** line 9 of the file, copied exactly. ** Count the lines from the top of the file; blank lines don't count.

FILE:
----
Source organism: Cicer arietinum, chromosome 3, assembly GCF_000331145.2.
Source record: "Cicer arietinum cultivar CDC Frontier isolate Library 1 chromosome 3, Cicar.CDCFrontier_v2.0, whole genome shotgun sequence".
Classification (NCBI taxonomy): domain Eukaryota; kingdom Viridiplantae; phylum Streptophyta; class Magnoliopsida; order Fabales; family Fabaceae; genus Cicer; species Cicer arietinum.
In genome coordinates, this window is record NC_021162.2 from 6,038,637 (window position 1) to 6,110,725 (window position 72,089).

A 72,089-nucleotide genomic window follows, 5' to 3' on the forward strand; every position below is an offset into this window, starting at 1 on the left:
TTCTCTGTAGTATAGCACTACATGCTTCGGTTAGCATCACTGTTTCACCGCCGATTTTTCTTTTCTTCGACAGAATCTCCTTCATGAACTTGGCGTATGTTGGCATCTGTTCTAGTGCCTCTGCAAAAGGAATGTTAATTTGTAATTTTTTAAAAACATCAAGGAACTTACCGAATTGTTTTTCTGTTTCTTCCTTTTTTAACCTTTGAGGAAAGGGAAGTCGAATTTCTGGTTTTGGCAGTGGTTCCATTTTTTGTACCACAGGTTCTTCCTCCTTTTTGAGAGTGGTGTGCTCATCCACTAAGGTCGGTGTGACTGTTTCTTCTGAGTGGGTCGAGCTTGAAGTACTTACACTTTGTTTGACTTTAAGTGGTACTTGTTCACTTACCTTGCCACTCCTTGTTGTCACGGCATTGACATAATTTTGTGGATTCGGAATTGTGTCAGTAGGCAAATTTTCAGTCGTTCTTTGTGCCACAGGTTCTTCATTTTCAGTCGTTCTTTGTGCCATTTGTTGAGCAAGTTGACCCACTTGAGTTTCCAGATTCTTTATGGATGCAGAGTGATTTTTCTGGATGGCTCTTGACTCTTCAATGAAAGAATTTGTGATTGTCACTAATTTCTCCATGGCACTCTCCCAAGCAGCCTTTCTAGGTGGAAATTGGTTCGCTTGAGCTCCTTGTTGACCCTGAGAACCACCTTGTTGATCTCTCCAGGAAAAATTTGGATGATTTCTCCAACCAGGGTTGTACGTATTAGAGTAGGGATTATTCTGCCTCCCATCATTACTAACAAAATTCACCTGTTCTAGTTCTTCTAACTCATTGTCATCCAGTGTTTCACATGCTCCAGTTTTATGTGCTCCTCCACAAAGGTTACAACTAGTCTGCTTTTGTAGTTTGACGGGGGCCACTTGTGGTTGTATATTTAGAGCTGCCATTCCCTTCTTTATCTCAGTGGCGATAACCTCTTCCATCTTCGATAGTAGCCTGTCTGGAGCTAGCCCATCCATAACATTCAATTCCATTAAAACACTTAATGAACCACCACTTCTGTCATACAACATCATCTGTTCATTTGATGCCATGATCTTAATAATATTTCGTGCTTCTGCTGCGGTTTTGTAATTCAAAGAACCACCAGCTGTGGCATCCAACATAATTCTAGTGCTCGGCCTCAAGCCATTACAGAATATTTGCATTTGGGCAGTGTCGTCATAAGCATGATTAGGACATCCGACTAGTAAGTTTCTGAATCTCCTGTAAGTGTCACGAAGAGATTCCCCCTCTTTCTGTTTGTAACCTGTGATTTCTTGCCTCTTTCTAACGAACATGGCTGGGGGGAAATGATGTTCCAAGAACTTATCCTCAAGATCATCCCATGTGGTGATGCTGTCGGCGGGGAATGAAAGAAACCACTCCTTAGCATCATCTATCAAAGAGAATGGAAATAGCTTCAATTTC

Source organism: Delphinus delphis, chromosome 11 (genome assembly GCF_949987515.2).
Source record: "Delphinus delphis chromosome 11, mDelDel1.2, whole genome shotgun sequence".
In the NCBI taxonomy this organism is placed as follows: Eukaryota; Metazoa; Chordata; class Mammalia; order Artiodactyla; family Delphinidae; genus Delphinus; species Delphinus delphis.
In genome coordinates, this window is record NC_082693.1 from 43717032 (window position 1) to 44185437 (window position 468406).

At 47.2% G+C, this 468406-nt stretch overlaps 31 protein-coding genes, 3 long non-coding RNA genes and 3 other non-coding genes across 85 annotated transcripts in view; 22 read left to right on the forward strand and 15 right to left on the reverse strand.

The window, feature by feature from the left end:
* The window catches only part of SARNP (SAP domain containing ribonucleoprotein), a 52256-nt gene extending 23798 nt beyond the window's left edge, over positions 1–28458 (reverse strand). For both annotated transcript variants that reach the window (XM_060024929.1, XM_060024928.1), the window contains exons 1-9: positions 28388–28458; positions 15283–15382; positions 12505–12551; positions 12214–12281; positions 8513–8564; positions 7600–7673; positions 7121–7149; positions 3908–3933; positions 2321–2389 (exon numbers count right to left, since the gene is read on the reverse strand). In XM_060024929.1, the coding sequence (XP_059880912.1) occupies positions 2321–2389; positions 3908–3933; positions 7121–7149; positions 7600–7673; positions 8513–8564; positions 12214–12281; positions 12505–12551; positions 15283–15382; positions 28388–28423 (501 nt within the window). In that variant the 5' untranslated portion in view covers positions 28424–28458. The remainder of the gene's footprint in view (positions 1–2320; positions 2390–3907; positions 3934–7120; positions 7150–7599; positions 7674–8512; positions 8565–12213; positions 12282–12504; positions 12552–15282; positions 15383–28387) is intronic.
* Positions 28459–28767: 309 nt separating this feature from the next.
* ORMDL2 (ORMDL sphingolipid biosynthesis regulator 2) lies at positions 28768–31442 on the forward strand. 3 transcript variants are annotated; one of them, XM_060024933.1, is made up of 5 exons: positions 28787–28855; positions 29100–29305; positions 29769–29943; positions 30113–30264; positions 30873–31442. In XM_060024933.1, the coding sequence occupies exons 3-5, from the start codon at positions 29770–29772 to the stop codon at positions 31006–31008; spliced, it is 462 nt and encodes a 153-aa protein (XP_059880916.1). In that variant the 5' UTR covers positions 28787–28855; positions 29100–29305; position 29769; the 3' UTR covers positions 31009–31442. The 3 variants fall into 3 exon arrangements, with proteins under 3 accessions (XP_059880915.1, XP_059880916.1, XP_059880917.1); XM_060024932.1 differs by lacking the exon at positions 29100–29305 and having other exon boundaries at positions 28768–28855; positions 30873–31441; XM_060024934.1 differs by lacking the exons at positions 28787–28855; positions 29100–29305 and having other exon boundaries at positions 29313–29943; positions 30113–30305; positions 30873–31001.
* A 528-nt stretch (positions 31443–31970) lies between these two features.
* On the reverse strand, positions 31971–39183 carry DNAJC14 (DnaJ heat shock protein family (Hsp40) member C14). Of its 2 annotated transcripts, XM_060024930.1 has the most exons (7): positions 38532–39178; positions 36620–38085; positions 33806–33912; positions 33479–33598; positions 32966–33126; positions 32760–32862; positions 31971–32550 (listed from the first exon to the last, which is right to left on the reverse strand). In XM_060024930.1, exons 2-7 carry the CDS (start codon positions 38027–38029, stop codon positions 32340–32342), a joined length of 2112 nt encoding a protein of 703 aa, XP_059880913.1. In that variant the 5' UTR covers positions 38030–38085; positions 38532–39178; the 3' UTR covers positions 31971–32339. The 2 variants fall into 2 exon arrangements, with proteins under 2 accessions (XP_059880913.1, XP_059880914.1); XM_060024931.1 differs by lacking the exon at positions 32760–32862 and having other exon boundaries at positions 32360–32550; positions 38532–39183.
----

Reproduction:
In the NCBI taxonomy this organism is placed as follows: Eukaryota; Metazoa; Chordata; class Mammalia; order Artiodactyla; family Delphinidae; genus Delphinus; species Delphinus delphis.